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Barboursville's Biggest Loser Drops 165 Pounds

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If you are having trouble losing the same 30 pounds you set out to lose three resolutions ago, you are not alone. Losing weight is a huge challenge both physically and mentally, but for proof it can be done look no further than Khourey Royal, Barboursville's biggest loser. He lost 165-pounds in just over a year, and he says he is not quite done losing yet.

Royal's weight-loss journey started a little more than a year ago, and without much fanfare.

"I kinda woke up one morning and thought I'd take the initiative to improve my life and improve my health and getting in better shape," Royal said.

The day he made that choice, Royal weighed around 430 pounds; today he weighs 265. He lost that 165 pounds the old fashioned way; no surgery, no pills, just diet and exercise.

"I'm a runner," Royal explained. "I run between 30 and 40 miles a week. Long runs between 10 and 11 miles and short runs like 5 or 6 miles."

He has marched with the University of Virginia's Cavalier Marching Band for four years. Band Director Bill Pease says watching his journey has been nothing short of amazing.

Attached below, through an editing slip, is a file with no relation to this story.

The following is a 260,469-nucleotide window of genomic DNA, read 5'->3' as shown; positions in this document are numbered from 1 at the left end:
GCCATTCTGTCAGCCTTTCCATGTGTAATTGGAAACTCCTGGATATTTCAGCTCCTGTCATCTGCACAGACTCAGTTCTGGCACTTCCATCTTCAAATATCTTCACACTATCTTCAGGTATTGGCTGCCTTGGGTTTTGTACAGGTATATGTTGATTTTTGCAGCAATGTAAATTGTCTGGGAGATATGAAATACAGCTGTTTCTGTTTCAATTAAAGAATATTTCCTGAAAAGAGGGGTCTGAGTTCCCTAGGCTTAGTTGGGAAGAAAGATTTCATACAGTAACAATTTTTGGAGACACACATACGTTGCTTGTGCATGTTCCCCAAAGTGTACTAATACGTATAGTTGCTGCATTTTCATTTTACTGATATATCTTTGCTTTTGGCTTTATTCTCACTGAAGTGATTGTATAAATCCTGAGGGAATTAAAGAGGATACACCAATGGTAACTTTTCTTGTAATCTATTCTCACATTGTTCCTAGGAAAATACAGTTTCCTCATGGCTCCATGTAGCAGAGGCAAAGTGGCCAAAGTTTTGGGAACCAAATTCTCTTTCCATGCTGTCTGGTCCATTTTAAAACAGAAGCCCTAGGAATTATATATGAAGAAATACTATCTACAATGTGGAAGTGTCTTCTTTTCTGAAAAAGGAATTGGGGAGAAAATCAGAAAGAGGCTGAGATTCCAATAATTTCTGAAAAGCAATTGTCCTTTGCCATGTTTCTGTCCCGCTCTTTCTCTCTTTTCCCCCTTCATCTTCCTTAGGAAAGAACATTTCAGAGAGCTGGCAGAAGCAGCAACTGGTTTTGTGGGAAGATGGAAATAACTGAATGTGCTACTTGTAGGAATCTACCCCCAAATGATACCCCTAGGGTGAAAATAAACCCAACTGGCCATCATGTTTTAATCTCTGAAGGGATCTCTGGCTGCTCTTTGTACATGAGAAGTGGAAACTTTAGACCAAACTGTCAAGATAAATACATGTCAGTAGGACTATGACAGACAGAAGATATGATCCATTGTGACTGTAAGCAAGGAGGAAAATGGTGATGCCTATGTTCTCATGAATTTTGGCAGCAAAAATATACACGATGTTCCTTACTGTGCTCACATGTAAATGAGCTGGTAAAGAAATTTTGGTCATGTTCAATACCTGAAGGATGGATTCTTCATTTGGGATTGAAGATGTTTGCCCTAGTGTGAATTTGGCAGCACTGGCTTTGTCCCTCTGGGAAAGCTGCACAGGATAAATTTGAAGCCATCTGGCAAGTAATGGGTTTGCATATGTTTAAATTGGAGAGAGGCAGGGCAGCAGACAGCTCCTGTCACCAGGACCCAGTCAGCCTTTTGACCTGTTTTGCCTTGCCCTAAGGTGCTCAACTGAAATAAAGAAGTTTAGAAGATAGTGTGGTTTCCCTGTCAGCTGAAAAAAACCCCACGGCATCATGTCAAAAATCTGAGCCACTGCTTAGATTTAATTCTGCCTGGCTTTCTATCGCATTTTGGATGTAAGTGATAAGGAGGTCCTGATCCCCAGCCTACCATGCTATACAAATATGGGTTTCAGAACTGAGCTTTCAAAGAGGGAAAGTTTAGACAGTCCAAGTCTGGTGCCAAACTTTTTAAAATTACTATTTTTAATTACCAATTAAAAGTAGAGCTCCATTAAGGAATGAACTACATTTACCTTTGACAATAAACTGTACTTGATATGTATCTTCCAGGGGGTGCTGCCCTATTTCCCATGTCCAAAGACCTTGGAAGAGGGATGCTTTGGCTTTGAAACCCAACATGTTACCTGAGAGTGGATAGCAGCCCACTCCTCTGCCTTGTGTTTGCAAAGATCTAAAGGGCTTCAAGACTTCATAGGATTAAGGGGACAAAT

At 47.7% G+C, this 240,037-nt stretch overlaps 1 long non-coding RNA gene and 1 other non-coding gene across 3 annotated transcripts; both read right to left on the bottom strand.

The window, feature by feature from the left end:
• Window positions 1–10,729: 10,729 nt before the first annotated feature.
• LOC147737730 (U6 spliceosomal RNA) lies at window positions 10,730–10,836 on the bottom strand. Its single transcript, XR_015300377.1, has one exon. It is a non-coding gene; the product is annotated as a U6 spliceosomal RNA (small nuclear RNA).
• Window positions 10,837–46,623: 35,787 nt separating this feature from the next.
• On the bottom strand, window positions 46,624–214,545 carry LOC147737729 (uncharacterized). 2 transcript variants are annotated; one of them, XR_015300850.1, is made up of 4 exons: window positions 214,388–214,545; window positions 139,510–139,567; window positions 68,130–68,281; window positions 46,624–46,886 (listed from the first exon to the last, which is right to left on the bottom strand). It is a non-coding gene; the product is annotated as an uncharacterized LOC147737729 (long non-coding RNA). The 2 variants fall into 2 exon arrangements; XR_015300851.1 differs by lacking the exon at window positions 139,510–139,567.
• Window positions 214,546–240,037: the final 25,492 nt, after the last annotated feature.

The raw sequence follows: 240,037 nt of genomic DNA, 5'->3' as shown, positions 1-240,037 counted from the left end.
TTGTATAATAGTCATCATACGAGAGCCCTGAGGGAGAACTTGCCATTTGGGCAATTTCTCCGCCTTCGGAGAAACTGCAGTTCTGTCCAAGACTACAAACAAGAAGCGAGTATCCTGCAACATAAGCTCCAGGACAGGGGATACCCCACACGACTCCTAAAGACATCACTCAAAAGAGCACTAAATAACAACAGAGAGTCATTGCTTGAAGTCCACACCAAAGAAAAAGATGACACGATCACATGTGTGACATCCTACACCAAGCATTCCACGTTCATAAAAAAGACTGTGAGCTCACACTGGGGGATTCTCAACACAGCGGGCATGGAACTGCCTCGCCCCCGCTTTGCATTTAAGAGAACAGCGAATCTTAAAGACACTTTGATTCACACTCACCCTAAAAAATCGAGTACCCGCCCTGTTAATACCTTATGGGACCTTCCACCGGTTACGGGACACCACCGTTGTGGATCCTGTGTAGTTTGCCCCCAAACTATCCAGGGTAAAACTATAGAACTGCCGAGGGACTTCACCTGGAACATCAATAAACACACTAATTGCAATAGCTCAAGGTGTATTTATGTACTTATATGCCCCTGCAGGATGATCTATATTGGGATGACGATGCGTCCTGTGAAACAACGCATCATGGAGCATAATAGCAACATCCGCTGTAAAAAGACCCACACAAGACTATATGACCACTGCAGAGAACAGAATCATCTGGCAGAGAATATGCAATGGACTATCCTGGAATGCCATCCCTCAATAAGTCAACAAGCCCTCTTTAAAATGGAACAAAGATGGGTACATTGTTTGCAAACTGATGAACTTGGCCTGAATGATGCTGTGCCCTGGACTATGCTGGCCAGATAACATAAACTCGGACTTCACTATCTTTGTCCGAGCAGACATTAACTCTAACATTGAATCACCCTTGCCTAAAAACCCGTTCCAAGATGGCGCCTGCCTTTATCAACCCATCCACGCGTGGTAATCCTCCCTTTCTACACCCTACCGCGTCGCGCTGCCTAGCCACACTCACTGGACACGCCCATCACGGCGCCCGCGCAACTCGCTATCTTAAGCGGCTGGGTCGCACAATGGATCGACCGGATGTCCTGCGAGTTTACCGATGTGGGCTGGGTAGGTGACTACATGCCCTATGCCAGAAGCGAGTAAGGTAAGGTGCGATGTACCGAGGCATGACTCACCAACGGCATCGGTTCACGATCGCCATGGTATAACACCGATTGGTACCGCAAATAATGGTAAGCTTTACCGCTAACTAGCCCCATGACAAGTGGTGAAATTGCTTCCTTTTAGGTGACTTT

"The entire band has seen it and they talk about it constantly," he said. "I always joke that he's lost a whole person; he really has."

Pease says losing weight has made Khourey a stronger player, and changed him for the better.

"He's happier, he's not as fatigued, and I think just overall it's been a great change for him and just seeing him as a person, really grow as a man it's been great," Pease said. "He's not growing as a man anymore, he's shrinking."

"This is not just a weight loss process," Royal said. "It's now a new way of life. I'm living a healthier cleaner way of life."

A new way of life that he believes has given him a few extra years, and he says if he can do it, you can do it too.

"Just be patient," he said. "There are definitely times when you're gonna plateau, you're not gonna get to where you want right then but you just gotta stick with it, keep going at it."

Khourey gives a lot of credit for his weight-loss to his friends who he runs with. They use running as a social activity, and have pushed him to run further and harder.

As if the 165 pounds was not enough, Khourey says he is shooting to lose another 20 and then maybe he'll be satisfied.

Reported by Tracy Clemons
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